Drive Shafts Torqueing

The lift on our robot last year was a 6-bar. But we found that the vex drive shafts wren’t able to keep up with the torque of the motors and rather than rotating the gears and lifting the mechanism, the shafts would just twist and snap in two.

Does anyone else have this problem? How did you deal with it?
Any recommendations as to where we can buy stronger drive shafts the same size as VEX’s?

How big were your shafts??? Were they long and did they go to each side of the six bar lift??

On our team, we call this making churros :slight_smile: . Normally, we just try to give the axle as much support as possible to minimize the stress on it

The shafts were less than 2", just enough to fit a motor, a gear, and a couple lock collers.

What was your gearing ratio? You could probably make some profit by selling drill bits :wink:

The gear ratio was 1:3 - powered by a high strength motor

Similar question was recently discussed
You can gain almost 4 years experience by reading previous 4 years of useful posts.

Stronger drive shafts than Vex would violate the intention of a level playing field by requiring that the same parts be available for everyone.

the second way is they way our robot was done.

Was the shaft that twisted attached to your motor or the gear that drove the arm? If it was attached to the arm, was it taking all of the torque of the arm (was the shaft in a gear that was being turned and then the shaft was attached to the arm via a lock bar etc)?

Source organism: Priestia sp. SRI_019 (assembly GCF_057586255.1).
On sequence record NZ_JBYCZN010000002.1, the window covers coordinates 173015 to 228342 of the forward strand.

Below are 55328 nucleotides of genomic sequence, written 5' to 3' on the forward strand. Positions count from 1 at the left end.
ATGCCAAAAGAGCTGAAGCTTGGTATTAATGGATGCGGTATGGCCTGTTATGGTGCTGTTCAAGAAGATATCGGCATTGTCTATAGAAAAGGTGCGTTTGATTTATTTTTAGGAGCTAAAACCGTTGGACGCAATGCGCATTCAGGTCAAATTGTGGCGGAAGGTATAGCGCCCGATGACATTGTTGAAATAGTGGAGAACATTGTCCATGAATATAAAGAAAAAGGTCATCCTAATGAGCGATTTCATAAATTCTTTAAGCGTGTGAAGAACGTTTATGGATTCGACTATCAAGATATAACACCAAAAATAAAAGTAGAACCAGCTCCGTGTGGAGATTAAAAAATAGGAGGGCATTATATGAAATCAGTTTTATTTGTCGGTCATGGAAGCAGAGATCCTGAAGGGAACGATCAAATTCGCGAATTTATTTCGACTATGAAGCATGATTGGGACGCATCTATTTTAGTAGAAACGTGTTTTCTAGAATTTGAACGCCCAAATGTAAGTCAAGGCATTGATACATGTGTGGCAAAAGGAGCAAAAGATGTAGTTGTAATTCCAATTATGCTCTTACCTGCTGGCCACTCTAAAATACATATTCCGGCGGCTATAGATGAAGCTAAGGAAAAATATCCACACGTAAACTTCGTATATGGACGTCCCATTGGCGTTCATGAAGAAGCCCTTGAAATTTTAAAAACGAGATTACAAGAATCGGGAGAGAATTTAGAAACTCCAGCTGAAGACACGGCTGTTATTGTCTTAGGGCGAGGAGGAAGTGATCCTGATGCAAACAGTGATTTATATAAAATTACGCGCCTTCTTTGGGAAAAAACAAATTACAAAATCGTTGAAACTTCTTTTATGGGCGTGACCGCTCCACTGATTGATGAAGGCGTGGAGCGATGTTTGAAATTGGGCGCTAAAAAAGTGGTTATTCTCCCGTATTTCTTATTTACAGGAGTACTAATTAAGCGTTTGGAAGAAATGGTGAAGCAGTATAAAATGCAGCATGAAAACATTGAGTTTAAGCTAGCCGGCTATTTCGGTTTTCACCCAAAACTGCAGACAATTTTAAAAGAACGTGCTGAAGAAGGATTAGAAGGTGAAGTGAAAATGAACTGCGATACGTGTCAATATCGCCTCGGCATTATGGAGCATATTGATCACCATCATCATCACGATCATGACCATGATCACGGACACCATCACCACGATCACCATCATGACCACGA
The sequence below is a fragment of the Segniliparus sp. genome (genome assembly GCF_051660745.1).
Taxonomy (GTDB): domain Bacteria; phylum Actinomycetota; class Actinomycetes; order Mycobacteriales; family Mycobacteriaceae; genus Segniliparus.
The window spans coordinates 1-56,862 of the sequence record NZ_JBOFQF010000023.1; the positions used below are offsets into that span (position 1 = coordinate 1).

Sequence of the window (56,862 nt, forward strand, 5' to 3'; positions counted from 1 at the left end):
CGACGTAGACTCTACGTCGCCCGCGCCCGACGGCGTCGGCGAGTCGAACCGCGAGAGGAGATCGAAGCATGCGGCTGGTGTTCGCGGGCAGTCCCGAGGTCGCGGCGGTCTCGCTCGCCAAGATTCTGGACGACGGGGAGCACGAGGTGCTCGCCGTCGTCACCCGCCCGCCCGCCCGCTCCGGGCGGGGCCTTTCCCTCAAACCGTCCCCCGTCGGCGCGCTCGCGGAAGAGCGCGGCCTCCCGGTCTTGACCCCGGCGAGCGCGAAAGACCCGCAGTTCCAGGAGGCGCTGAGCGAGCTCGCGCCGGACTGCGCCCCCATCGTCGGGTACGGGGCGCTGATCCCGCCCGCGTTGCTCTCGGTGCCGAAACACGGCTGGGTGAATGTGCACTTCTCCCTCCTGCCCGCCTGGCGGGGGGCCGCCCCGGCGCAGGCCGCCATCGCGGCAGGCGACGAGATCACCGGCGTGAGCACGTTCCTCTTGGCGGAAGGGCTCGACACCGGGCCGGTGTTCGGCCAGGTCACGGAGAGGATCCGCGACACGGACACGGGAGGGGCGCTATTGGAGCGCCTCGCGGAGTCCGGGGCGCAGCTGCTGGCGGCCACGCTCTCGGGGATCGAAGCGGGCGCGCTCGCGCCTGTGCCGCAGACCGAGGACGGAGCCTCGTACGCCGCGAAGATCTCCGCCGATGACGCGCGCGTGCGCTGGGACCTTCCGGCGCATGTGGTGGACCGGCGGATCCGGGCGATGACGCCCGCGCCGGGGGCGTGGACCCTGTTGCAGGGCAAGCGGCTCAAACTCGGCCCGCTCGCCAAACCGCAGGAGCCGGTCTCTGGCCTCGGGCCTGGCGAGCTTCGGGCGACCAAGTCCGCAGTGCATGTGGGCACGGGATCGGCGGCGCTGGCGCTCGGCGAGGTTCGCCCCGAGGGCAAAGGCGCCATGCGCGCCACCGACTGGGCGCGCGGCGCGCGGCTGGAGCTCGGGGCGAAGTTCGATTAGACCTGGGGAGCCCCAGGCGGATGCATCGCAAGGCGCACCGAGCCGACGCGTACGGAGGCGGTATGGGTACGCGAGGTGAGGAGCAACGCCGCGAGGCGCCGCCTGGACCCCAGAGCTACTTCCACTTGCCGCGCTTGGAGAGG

It would help if you posted a pic.

So there’s your problem :slight_smile:

Just some advice…

You should always mount any structures to the gears and not the axles. If you have a 30 inch arm with an intake at the end, even using aluminum, you have a lot of torque. Too much much torque to attach the structure to the axle. The axles should only be used as pivot points for supporting your structure.

Attaching the gear directly to the arm is useful and we will implement that, but it was the shaft connected to the motor that was twisting.

Wait what…?

Motors don’t even have close to the torque required to twist as axle.
The only explanations I can think of are:
It’s a new 269 and the motor locked up, then the arm was forced into the down position.
There is another source of torque on that axle (another motor for example) that is contributing.